Every episode summary looked so interesting that I wanted to listen to it just for the story, never mind improving my Portuguese! But I listened to five episodes, and try as I might, I couldn’t pick out enough words to get the gist of any of the stories. But this podcast was super motivational to me. My new long-term goal in the language is to reach a good-enough level to be able to understand this podcast. Once I do, I’m coming straight back to listen to every episode!
More TV Shows
I watched several episodes of Got Talent Brazil, but I kept coming back to Got Talent Portugal, probably because I know that show better and am used to the judges. I also found an episode of the kids’ show Caillou in Portuguese!
I’ll share a little more on these in a moment.
How Editing My Portuguese Mission Videos Helped My Language Learning
Editing and adding subtitles to my videos was a surprisingly big help.
As I played and replayed sections of my month-one video to hear the dialogue, I noticed many of my mistakes for the first time. For example, I pronounced the word “frequently” as “frequemente” instead of “frequentemente” several times. (I blame my French knowledge for this mistake – in French, the word is “fréquemment”, NOT “fréquentement”.) I wasn’t aware I was doing it until I listened to myself speaking Portuguese.
After hearing that and my other mistakes from the video – over and over in painfully clear slow motion as I typed out the subtitles – I can assure you I never made those mistakes again!
I highly recommend to anyone studying a foreign language to watch yourself speaking the language on video.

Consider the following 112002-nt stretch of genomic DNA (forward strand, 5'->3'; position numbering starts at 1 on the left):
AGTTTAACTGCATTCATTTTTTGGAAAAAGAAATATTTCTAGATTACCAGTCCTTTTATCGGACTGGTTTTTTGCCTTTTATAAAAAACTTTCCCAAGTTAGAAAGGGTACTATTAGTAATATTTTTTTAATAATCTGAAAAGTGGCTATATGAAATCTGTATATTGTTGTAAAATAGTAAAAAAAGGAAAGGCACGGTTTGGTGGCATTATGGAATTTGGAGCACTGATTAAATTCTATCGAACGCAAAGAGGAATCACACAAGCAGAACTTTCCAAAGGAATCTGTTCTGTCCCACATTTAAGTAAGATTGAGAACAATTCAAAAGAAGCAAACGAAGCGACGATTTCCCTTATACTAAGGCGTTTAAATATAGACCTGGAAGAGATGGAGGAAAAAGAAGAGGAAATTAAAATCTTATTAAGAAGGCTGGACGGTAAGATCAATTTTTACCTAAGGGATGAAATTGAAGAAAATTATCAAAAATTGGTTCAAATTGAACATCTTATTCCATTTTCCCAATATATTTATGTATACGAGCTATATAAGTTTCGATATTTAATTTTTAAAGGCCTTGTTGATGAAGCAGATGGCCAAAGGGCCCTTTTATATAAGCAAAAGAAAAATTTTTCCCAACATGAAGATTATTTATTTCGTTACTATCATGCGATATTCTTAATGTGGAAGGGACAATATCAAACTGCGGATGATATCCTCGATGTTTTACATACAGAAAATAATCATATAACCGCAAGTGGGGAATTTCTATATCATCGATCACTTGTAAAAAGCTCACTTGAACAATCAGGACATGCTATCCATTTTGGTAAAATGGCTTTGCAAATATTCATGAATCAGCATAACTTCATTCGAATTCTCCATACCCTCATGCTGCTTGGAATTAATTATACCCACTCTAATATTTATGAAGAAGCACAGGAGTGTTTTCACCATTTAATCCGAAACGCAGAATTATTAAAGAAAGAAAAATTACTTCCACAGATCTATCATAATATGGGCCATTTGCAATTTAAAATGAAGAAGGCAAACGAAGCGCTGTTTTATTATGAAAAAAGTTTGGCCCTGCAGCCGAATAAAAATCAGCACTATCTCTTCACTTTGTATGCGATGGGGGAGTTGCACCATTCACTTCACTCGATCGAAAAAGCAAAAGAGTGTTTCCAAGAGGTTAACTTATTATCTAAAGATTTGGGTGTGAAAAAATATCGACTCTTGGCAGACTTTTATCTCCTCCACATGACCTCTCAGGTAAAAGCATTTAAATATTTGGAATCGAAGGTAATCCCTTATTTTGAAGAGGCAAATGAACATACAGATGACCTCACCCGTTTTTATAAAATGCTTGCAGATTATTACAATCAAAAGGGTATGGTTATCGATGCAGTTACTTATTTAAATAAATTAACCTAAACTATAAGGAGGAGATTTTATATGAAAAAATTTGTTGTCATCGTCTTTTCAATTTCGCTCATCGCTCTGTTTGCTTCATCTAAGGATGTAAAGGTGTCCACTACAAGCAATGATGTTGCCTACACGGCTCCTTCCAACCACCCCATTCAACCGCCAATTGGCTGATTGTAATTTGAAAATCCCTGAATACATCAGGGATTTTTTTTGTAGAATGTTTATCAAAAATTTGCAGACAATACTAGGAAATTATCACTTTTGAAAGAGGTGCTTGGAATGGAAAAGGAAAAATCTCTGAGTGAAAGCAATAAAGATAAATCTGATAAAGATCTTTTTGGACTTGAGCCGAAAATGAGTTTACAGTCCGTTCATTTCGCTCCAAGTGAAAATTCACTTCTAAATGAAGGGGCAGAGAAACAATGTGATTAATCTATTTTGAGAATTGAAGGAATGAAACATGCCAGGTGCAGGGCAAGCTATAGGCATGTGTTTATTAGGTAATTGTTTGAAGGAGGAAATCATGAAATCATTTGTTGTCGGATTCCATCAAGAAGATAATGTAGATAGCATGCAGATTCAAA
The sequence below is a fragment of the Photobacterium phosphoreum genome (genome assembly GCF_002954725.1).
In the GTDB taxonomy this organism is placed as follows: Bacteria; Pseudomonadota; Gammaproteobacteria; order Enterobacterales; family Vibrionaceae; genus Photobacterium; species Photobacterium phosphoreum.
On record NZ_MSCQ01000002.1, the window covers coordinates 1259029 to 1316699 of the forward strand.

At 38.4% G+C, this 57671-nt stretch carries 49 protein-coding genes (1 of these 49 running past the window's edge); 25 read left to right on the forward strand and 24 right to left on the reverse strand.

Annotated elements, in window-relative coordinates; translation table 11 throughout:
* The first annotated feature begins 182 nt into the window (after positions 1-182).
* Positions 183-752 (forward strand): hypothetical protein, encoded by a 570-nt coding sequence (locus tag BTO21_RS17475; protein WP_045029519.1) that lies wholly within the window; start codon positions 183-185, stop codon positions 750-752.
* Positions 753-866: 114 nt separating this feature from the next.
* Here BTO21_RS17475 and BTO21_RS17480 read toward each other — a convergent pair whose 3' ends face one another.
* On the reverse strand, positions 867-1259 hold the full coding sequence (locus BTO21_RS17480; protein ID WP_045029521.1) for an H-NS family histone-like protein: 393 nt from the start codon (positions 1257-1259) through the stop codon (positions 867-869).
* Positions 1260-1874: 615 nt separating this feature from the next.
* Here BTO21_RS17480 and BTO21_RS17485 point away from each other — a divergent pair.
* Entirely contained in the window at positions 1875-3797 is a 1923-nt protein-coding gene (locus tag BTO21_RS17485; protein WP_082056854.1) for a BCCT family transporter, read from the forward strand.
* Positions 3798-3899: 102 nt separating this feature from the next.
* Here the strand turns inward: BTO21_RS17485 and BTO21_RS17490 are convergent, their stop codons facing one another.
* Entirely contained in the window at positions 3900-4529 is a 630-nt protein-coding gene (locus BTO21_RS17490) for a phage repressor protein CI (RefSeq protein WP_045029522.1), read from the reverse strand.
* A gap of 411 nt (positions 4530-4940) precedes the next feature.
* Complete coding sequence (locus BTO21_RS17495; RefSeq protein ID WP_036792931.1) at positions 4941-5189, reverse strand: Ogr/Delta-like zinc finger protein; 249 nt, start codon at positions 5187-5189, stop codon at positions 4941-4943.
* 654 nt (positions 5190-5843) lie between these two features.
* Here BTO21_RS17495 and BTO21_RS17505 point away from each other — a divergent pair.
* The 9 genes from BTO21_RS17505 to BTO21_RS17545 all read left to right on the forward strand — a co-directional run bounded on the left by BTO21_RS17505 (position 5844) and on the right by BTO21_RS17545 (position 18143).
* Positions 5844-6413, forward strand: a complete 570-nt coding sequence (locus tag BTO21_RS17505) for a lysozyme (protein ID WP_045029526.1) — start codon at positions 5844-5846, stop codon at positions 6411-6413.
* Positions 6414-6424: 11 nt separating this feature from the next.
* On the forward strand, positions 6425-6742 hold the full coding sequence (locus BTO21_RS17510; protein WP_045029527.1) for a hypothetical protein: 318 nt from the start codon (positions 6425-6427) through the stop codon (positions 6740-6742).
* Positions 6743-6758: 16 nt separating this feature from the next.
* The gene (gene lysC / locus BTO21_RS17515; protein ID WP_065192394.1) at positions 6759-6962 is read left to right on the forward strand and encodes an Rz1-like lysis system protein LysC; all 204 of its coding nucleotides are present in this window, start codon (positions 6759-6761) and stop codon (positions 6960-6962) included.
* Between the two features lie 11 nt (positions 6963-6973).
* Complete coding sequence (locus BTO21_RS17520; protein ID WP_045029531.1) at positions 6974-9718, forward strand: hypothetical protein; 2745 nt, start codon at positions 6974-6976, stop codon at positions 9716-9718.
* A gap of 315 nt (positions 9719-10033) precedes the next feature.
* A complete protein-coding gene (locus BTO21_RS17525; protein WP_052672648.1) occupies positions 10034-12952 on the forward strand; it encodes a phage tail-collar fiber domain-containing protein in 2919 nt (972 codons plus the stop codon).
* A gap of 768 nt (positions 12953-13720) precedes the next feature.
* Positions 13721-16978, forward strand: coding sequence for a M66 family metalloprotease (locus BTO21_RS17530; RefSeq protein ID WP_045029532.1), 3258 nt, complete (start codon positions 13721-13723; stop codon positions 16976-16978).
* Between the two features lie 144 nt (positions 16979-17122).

When you’re speaking in the moment, you don’t notice all of your mistakes, but you’ll easily catch them when you listen to yourself on tape. It’s a very useful exercise. Don’t worry, you’ll get over the cringe factor pretty quickly.
Was it a Mistake to Avoid Reading and Writing?
A key part of my Portuguese mission is learning through listening and speaking. As far as possible, I’ve avoided resources that involve reading and writing.
When I found good Portuguese audio or video resources to study, it was very motivating. But searching for good resources sometimes took so long that it became frustrating.
Hunting for fun and motivating things to listen to wasn’t easy. Sometimes it was a big waste of time. Especially with music.
I listened to hours of music by Legião Urbana, Mariza, Titãs and more, trying to find songs that I liked enough to memorize. That’s where my motivation slipped the most, because none of the music really clicked with me. However, I did eventually find a few fun songs this month. I memorized one of them: “Balada do Desajeitado” (Ballad of clumsiness/awkwardness/ungainliness…the word doesn’t translate very well) by D.A.M.A.:
Memorizing this song was hard! It goes fast, and a lot of syllables are eaten up for the sake of rhythm. But I feel that learning this song improved my speaking skills quite a bit. I started to feel comfortable “glossing over” certain words and pronouncing them more naturally, much like an English language student might learn to say “gonna” instead of “going to”.
My Feelings at the Halfway Point of My Portuguese Mission
Around the six-week mark of my mission, I sat down to reflect on my progress so far. Certainly, I was very happy with my progress to date.